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Although the election results provide a powerful “risk-on” catalyst in the short term, the underlying long-term problems facing France and the Eurozone are unlikely to go away under a Macron presidency, so the old adage “sell in May and go away” may be vindicated yet again.
Pro-Europe, pro-reform, centrist but party-less young candidate Emmanuel Macron (24%) led National Front candidate Marine Le Pen (21.3%) in Sunday’s voting. With most of the supporters of Republican Francois Fillon (20%) and Socialist Benoit Hamon (6.4%) likely to back Macron in the second round, he will probably be elected president on May 7, barring an unforeseen electoral bombshell.
The rise in the polls of extreme left candidate Jean-Luc Melenchon in the closing weeks of the campaign opened up a significant risk of a final run-off between the two extreme wings of the French political system, with potentially catastrophic consequences for the Eurozone, the European Union, and the global trading system. As investors assessed the potential for this “nightmare” scenario, a lot of hedging of the euro and French assets took place. These bets are now being taken off as short-term investors and speculators do not want to be caught short or underweight in the run-up to the probable coronation of Macron in two weeks’ time. Momentum players will add fuel to the fire.
The French presidential election had big implications for monetary policy, not only because anything could have happened—so close were the four leading candidates to each other—but also because of the radically divergent potential political and economic outcomes. With German elections unlikely to upend the country’s pro-Europe stance and Italian elections not in focus until early 2018, European Central Bank (ECB) President Mario Draghi will now be able to turn his attention to the strengthening economy in the Eurozone, gently increasing inflation, and the need to appease the strict monetarists in Germany. That spells a higher euro (up over 2% since the French election) and a continuation of the recent trend in favor of European equities, buoyed by improving earnings and relative value. German bunds will buckle as the market brings forward its expectations, probably to the June 8 ECB meeting, for the first outline of a timetable for tapering quantitative easing.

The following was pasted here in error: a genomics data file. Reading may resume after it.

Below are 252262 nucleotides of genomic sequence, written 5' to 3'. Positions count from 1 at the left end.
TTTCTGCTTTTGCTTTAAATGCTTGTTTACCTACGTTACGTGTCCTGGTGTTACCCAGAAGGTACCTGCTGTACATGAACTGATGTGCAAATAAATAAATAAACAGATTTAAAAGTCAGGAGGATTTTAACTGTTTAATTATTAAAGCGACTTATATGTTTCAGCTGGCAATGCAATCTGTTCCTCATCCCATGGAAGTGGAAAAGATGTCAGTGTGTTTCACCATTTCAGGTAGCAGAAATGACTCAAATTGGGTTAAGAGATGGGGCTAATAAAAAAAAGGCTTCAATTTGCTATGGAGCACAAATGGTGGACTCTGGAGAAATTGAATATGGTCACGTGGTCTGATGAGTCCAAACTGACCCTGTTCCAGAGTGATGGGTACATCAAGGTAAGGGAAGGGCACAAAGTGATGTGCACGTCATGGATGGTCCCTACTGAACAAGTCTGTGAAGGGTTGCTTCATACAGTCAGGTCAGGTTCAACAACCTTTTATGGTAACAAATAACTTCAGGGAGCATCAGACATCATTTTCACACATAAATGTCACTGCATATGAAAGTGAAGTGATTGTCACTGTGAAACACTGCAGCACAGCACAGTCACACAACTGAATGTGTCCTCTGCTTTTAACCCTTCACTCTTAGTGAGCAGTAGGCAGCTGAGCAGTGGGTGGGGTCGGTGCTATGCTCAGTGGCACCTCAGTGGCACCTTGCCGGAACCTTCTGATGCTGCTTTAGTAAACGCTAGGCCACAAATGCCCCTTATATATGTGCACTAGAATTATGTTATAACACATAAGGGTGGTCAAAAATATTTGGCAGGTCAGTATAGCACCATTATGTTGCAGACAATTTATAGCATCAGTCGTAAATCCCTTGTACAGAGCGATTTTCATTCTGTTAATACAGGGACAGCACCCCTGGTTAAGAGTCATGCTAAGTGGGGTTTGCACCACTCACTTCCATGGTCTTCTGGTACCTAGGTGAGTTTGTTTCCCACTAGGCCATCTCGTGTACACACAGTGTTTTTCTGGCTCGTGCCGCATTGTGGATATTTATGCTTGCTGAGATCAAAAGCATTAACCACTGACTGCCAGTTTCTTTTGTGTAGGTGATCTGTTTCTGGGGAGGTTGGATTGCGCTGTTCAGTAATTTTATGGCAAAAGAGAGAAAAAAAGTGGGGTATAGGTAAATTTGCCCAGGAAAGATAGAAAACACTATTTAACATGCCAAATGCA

Further down the line, all bets are off. As in the United States, the French president is not all-powerful, and the French return to the polls in early June to elect their parliamentary representatives. Both Republicans and Socialists, the dominant parties since Charles de Gaulle invented the current constitutional system of the Fifth Republic in 1958, failed to figure in the presidential run-off. Le Pen comes from a fringe party; Macron has no established party machine backing him, but depended on an improvised grassroots movement, his telegenic presence, and debating skills. This model does not carry over well to a diffuse parliamentary campaign with hundreds of constituencies up for grabs. Macron is unlikely to be able to field enough credible candidates, and so most likely the Assembly will end up as an unpredictable rainbow of factions left over from a crumbling political establishment, with a large bloc of anti-status-quo representatives. Bear in mind that for all the short-term relief that investors’ “nightmare” scenario did not play out this time, extreme parties made a strong showing, having polled over 40% combined (counting Le Pen, Melenchon, and other candidates with smaller vote totals).
The fact is, France and much of the Eurozone are still beset by deep structural problems. With the exception of Germany and its world-leading manufacturing and export sectors, big Eurozone countries such as France and Italy have stagnated for many years under the current system. Real incomes have flatlined and the younger generation is struggling to find good-quality, long-term jobs. Add to this the immense social strains caused by the influx of hundreds of thousands of migrants, and the picture remains somber. Sunday night’s result only provides a little breathing space and a short period of time gained in the hope that the new administration, probably working with a coalition of parties in parliament, will deliver a combination of reform domestically, with the ability to persuade Germany to relax the austerity mantra and re-distribute some of its gains to its Eurozone partners. Failing that, populist retribution in France could rise once more.
Stephen Saint-Leger is a Managing Director in Cambridge Associates’ London office.
Originally published on April 25, 2017
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